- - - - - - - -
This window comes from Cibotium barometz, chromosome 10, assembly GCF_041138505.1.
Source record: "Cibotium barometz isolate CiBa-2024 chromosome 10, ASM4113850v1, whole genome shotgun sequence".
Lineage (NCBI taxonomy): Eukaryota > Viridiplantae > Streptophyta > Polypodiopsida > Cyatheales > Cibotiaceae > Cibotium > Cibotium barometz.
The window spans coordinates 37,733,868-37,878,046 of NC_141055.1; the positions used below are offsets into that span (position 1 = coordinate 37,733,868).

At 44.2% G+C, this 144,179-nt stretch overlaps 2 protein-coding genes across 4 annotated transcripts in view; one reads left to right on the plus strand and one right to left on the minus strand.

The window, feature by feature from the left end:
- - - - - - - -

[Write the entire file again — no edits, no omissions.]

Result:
This window comes from Cibotium barometz, chromosome 10, assembly GCF_041138505.1.
Source record: "Cibotium barometz isolate CiBa-2024 chromosome 10, ASM4113850v1, whole genome shotgun sequence".
Lineage (NCBI taxonomy): Eukaryota > Viridiplantae > Streptophyta > Polypodiopsida > Cyatheales > Cibotiaceae > Cibotium > Cibotium barometz.
The window spans coordinates 37,733,868-37,878,046 of NC_141055.1; the positions used below are offsets into that span (position 1 = coordinate 37,733,868).

At 44.2% G+C, this 144,179-nt stretch overlaps 2 protein-coding genes across 4 annotated transcripts in view; one reads left to right on the plus strand and one right to left on the minus strand.

The window, feature by feature from the left end: